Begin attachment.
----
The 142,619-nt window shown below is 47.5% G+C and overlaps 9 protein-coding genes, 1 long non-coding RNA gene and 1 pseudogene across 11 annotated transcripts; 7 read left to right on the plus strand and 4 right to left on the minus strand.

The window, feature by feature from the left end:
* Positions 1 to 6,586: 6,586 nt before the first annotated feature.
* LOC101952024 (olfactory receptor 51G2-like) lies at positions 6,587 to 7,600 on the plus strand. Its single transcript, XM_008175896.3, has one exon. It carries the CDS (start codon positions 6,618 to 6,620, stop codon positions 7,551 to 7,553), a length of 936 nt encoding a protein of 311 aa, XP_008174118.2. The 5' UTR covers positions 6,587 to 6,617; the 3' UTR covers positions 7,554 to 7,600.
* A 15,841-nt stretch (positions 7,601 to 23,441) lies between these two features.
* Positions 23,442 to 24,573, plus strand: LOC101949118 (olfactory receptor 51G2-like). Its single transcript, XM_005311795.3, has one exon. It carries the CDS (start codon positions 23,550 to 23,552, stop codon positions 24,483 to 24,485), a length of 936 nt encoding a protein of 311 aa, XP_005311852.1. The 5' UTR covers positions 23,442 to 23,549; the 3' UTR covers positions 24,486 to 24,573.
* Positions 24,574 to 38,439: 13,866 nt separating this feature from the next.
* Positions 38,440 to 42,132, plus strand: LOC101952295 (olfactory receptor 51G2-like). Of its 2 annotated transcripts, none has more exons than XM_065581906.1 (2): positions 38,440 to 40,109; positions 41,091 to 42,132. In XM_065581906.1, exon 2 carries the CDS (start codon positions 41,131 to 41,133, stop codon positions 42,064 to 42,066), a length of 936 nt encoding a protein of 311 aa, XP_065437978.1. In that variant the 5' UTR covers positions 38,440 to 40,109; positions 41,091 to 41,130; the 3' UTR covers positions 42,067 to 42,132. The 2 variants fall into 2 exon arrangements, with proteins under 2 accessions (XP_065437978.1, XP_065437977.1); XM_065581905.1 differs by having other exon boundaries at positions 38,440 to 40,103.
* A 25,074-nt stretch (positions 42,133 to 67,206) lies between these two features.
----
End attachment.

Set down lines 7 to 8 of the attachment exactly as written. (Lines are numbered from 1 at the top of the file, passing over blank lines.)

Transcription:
* Positions 24,574 to 38,439: 13,866 nt separating this feature from the next.
* Positions 38,440 to 42,132, plus strand: LOC101952295 (olfactory receptor 51G2-like). Of its 2 annotated transcripts, none has more exons than XM_065581906.1 (2): positions 38,440 to 40,109; positions 41,091 to 42,132. In XM_065581906.1, exon 2 carries the CDS (start codon positions 41,131 to 41,133, stop codon positions 42,064 to 42,066), a length of 936 nt encoding a protein of 311 aa, XP_065437978.1. In that variant the 5' UTR covers positions 38,440 to 40,109; positions 41,091 to 41,130; the 3' UTR covers positions 42,067 to 42,132. The 2 variants fall into 2 exon arrangements, with proteins under 2 accessions (XP_065437978.1, XP_065437977.1); XM_065581905.1 differs by having other exon boundaries at positions 38,440 to 40,103.